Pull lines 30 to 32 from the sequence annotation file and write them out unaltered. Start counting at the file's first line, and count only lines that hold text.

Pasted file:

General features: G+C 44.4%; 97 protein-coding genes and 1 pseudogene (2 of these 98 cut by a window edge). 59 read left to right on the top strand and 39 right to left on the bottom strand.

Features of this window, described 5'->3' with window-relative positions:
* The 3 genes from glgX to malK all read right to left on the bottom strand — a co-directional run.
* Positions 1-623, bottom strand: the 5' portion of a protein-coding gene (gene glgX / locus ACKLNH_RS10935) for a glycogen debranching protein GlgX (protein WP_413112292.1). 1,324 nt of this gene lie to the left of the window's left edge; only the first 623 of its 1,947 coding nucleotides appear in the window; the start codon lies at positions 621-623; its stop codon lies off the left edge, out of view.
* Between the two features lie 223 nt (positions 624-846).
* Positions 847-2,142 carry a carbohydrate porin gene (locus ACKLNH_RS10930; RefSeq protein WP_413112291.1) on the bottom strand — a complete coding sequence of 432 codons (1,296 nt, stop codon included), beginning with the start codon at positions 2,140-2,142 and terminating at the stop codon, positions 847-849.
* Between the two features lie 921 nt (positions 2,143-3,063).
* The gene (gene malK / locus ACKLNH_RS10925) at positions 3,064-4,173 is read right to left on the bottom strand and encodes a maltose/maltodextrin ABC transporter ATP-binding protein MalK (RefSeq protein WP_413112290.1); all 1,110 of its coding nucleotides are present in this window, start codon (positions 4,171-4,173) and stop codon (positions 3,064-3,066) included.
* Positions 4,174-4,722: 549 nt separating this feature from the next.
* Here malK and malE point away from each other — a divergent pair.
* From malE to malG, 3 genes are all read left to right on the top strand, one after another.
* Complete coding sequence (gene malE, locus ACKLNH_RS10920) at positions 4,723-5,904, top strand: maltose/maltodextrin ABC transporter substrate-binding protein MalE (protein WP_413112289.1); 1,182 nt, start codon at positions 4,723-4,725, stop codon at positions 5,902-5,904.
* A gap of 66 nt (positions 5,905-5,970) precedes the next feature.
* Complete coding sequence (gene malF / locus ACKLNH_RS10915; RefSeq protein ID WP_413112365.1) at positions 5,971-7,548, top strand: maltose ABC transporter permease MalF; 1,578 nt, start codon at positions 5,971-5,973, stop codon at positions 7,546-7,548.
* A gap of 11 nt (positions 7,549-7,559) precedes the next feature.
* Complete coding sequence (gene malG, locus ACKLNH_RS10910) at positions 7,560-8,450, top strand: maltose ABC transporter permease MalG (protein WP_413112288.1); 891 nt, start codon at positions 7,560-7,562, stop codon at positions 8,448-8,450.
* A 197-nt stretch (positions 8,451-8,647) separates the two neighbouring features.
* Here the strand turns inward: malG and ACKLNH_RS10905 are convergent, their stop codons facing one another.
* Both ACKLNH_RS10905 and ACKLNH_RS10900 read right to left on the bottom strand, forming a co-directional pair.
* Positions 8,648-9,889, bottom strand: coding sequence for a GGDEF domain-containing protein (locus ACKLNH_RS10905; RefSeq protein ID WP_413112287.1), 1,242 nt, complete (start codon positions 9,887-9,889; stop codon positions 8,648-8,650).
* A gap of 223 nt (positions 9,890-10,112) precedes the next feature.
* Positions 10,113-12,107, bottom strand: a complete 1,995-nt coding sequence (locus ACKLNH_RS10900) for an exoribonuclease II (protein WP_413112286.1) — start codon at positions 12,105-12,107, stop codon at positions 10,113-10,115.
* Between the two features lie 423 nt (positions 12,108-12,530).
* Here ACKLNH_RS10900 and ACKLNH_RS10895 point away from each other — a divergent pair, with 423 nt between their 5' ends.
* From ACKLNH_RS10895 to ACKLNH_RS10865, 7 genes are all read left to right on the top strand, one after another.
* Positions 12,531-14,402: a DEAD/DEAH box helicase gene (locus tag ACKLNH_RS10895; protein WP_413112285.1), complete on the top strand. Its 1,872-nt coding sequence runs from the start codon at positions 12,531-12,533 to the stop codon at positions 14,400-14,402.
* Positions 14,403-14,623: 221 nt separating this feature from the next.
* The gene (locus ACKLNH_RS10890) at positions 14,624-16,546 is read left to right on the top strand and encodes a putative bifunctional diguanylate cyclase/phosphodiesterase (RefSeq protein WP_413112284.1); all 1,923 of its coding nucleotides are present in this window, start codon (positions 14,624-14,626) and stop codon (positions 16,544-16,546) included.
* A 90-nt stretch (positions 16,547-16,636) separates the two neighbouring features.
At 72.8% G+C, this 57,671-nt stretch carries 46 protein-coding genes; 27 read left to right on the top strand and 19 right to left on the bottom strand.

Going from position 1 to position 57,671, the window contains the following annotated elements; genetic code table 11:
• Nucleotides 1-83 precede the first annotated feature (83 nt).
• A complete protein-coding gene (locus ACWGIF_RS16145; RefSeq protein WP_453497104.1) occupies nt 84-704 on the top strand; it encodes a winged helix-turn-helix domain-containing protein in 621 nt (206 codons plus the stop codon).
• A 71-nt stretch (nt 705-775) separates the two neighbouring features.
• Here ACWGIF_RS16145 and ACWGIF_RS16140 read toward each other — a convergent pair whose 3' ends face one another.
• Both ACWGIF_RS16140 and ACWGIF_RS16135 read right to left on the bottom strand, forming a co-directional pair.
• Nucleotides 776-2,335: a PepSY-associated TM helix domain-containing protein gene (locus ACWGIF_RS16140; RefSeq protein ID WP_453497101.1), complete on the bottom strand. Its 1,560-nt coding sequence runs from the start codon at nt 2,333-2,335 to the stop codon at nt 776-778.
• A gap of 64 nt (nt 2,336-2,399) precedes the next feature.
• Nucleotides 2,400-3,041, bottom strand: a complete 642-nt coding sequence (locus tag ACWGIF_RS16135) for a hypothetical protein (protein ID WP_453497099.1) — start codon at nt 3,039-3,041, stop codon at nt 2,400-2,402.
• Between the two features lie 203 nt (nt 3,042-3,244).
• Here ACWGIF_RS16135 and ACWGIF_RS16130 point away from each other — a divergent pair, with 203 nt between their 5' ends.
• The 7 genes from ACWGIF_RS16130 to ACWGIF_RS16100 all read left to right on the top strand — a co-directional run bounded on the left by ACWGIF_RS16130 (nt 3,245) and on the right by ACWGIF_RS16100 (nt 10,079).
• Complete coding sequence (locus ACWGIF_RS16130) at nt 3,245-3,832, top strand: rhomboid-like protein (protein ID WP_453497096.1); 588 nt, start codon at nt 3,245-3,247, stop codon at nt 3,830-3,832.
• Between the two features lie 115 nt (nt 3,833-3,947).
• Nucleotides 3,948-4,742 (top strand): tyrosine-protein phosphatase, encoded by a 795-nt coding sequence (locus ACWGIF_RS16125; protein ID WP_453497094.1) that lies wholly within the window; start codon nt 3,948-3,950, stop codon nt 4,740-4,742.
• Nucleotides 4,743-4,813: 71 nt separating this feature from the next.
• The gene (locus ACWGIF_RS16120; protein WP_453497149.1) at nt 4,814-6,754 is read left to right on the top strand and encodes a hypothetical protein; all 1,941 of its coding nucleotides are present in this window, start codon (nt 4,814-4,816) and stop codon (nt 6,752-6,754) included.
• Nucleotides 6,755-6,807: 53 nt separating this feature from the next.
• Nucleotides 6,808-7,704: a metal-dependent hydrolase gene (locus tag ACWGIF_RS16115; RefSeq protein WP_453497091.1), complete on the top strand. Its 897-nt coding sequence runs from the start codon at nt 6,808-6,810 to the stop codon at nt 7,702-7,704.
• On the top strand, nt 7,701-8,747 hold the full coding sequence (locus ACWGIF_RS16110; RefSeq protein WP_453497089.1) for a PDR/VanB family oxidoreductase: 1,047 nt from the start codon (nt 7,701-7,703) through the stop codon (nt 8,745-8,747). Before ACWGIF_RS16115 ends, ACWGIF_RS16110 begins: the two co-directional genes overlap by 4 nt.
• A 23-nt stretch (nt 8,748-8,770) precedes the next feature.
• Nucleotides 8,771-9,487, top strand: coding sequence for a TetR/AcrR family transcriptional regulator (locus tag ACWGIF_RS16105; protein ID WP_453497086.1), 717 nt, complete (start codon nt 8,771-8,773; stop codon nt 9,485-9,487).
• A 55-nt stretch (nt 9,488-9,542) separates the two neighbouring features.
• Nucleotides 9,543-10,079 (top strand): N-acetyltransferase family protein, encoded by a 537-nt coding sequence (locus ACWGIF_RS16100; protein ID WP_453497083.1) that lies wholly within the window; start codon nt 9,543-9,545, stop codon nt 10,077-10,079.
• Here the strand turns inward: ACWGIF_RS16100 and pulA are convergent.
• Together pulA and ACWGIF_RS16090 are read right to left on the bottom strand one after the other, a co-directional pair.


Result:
At 72.8% G+C, this 57,671-nt stretch carries 46 protein-coding genes; 27 read left to right on the top strand and 19 right to left on the bottom strand.

Going from position 1 to position 57,671, the window contains the following annotated elements; genetic code table 11:
• Nucleotides 1-83 precede the first annotated feature (83 nt).